Hospital Acquired Infections in a large North Ugandan hospital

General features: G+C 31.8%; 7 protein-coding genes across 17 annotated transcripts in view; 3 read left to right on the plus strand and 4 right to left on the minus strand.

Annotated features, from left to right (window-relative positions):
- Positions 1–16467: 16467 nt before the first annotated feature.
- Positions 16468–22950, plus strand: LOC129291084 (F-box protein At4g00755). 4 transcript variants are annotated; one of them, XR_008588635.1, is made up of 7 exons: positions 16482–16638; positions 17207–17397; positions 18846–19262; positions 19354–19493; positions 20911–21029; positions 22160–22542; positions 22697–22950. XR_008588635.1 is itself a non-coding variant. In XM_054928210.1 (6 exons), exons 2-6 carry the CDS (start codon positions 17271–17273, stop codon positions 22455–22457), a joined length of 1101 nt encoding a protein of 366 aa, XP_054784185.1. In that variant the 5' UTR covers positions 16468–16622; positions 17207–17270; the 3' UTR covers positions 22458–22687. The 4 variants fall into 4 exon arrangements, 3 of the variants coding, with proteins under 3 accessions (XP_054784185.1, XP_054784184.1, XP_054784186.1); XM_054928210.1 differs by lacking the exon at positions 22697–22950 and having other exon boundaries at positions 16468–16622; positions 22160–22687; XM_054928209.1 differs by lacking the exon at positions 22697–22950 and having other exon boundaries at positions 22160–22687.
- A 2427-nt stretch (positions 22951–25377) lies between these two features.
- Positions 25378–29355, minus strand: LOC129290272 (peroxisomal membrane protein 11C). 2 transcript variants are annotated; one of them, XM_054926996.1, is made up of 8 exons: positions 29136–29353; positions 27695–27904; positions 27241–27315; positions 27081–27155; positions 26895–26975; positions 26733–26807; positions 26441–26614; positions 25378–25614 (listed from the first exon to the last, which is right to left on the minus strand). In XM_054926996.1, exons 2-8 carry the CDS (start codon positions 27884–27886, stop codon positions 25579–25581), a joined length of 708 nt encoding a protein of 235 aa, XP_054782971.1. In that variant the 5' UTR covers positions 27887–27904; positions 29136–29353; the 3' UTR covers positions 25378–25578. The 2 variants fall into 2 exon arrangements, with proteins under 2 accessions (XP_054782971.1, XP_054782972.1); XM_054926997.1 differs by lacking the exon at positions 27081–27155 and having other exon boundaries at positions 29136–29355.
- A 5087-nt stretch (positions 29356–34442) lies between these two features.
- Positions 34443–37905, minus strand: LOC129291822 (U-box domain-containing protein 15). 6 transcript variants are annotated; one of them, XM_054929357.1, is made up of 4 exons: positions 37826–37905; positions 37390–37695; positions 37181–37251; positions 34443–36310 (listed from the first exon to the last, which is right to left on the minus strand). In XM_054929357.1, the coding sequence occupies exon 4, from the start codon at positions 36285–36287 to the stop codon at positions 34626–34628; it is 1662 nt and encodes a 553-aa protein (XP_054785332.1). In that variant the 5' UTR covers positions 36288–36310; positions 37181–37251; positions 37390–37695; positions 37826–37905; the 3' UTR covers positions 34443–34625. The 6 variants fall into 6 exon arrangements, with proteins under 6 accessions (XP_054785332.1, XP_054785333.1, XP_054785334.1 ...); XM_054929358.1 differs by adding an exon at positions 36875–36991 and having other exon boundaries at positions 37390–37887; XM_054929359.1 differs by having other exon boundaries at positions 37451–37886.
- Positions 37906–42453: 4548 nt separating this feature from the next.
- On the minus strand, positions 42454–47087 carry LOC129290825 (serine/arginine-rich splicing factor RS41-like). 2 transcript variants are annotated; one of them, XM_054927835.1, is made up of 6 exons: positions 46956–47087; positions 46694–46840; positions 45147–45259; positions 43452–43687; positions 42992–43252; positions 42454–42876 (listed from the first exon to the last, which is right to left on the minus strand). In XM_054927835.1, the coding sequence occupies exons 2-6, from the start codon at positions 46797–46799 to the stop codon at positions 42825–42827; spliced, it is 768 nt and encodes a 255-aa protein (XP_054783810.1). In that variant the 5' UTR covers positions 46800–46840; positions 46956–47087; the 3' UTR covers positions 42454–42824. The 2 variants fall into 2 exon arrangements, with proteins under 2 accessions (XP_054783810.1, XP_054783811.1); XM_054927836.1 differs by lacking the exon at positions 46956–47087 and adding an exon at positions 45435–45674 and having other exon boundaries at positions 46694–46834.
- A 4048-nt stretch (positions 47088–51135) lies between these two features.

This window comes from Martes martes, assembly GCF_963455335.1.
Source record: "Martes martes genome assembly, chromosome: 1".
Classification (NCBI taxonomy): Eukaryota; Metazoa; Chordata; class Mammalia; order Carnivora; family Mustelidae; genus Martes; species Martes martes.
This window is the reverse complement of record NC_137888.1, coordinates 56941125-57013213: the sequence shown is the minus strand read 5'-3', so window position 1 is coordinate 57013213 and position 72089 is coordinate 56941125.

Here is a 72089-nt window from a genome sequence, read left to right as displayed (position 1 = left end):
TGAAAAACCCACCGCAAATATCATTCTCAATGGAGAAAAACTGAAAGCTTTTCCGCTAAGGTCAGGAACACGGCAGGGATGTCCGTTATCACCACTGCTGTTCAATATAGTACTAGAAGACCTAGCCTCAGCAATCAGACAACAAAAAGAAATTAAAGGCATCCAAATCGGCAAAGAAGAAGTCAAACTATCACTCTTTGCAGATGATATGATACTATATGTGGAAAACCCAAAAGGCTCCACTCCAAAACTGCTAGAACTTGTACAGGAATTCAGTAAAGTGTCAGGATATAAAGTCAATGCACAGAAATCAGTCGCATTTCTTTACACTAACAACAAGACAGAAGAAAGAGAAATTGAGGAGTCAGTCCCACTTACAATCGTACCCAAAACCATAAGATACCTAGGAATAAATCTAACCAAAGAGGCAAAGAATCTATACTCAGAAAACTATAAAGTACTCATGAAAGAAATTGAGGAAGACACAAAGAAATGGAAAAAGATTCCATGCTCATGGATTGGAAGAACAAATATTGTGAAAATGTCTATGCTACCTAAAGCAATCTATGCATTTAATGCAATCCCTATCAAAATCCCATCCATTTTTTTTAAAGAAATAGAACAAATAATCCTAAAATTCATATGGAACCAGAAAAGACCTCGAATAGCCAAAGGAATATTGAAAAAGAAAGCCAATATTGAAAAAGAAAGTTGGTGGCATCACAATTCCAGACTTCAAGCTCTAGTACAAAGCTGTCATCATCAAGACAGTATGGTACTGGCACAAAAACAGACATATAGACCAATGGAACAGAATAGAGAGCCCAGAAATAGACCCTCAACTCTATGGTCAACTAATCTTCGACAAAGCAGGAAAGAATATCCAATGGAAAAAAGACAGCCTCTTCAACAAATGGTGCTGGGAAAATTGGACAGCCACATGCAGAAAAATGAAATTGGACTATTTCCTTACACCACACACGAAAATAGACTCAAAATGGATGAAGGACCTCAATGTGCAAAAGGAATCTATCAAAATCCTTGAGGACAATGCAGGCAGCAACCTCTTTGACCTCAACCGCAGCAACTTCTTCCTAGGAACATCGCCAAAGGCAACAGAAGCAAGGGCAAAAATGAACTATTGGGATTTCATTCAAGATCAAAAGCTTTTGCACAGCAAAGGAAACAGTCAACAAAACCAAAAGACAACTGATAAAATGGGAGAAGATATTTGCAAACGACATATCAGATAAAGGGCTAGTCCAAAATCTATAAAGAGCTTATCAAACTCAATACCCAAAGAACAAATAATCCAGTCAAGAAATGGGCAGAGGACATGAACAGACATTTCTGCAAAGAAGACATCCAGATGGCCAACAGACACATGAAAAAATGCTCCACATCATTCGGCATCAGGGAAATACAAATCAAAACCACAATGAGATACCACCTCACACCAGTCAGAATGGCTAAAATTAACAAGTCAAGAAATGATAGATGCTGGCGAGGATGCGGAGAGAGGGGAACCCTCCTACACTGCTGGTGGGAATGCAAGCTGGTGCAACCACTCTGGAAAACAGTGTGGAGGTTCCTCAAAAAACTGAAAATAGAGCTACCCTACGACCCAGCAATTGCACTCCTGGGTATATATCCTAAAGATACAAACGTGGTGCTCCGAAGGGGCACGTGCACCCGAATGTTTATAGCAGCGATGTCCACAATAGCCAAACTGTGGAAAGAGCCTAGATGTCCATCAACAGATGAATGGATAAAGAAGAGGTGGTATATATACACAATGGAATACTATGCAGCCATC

Introduction. Hospital care is a precious gift in Uganda, therefore little concern is given to hospital safety and very seldom Hospital Acquired Infection (HAI) risk is evaluated. Within a quality improvement hospital program the Board of Lacor Hospital, a large Missionary Hospital of north Uganda, ordered an HAI control program to be established. The first step of this program was an HAI prevalence survey whose results are presented in this paper. Methods. A one day prevalence survey was performed on patients admitted at least 48 hours before the survey: short training was offered to qualified nurses and hospital doctors. Lacking a suitable microbiological diagnostic service, clinical definitions of HAI were adopted. Questionnaires were completed by the nurses and data were analyzed and presented to the hospital personnel four days after the survey. A HAI control program was agreed and started soon after. Results. The hospital has 44.000 admissions yearly with 482 beds and main hospital specialties, 410 patients were surveyed. Overall HAI prevalence was 28%, more in surgery (47%) and less in pediatrics (21%). Blood stream infections were the most frequent, followed by surgical wound infections and Urinary Tract infections, several lower respiratory tract infections and few gastrointestinal one. HAI prevalence was associated with length of stay in hospital,intravenous cannulas, urinary catheters and emergency surgery. Patients with severe low nutrition status, anemia and complications of the main disease bringing them to hospital experienced higher HAI prevalence. Discussion. This paper shows that HAI can be measured also in absence of microbiological service and that Hospital staff are ready to evaluate this problem. This high HAI prevalence was not expected by the staff and has been a starting point for an hospital HAI control plan.